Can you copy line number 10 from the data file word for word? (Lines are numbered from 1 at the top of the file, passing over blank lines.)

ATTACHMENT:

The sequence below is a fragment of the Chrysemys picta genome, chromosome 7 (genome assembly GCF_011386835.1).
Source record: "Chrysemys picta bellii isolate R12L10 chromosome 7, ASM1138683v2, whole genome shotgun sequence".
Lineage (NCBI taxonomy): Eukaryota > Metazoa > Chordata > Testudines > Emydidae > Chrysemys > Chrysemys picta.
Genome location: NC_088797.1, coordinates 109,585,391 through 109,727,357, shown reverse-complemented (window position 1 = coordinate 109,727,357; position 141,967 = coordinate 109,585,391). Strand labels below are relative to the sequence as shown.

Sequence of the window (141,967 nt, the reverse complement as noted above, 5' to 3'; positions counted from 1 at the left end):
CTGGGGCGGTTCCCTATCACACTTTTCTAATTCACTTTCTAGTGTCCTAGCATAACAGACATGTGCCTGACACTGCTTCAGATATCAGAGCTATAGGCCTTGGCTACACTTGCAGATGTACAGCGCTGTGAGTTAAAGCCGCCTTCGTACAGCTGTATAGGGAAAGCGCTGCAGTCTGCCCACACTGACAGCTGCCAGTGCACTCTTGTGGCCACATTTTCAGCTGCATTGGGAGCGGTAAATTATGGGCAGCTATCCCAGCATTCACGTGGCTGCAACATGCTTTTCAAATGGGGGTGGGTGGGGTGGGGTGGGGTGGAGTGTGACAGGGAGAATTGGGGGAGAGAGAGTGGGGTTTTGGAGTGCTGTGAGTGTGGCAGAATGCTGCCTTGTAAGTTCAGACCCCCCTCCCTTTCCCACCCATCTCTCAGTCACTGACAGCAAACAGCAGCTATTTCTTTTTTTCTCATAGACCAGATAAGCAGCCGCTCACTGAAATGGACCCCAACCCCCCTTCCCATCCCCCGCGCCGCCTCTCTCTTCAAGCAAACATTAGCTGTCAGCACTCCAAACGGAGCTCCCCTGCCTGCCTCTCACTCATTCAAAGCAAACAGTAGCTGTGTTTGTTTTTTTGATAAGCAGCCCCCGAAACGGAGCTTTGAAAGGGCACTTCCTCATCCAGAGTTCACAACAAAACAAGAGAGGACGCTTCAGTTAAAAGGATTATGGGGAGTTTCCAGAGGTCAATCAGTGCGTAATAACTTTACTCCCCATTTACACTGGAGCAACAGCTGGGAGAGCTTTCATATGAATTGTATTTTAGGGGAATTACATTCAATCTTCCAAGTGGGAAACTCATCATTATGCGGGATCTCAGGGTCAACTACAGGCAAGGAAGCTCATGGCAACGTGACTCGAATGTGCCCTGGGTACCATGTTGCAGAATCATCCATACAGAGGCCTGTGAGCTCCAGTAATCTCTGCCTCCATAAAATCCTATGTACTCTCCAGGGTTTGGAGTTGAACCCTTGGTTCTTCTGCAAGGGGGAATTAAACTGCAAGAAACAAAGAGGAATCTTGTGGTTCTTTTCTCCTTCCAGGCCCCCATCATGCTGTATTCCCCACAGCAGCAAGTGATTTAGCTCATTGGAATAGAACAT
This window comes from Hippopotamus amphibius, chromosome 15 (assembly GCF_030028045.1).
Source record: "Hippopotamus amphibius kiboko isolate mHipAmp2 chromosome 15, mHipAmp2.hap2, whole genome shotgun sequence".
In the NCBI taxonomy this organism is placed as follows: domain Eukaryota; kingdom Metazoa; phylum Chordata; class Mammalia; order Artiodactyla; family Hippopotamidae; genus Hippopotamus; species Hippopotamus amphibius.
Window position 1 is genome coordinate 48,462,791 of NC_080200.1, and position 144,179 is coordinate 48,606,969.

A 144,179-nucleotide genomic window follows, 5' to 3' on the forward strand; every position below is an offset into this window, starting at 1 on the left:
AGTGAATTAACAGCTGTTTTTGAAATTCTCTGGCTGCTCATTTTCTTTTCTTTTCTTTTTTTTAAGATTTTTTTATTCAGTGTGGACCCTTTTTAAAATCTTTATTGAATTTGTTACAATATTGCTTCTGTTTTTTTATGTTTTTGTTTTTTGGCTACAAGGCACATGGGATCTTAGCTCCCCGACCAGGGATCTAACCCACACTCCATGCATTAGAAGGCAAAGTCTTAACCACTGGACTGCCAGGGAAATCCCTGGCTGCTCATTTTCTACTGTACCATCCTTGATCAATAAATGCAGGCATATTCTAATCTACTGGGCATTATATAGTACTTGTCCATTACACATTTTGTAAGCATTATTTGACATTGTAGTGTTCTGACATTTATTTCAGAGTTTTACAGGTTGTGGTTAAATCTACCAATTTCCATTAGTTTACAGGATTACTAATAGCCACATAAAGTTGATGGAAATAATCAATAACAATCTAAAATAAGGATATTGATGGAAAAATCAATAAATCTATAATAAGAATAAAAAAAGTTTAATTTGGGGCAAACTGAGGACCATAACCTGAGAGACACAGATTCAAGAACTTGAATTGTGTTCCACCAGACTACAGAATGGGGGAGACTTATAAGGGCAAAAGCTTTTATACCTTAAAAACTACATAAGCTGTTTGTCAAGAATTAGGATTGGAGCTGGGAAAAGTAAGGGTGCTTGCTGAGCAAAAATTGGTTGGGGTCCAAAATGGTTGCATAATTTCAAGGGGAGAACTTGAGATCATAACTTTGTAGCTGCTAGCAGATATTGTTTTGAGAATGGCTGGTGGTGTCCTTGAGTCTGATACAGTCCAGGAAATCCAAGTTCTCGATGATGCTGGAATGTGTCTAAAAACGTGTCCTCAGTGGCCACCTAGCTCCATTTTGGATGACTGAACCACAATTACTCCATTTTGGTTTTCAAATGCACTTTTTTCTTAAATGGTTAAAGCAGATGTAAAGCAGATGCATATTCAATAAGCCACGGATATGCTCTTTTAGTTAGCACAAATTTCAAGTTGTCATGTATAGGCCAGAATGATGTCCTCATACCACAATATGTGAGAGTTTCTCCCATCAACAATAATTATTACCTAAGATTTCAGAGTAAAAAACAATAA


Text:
Window position 1 is genome coordinate 48,462,791 of NC_080200.1, and position 144,179 is coordinate 48,606,969.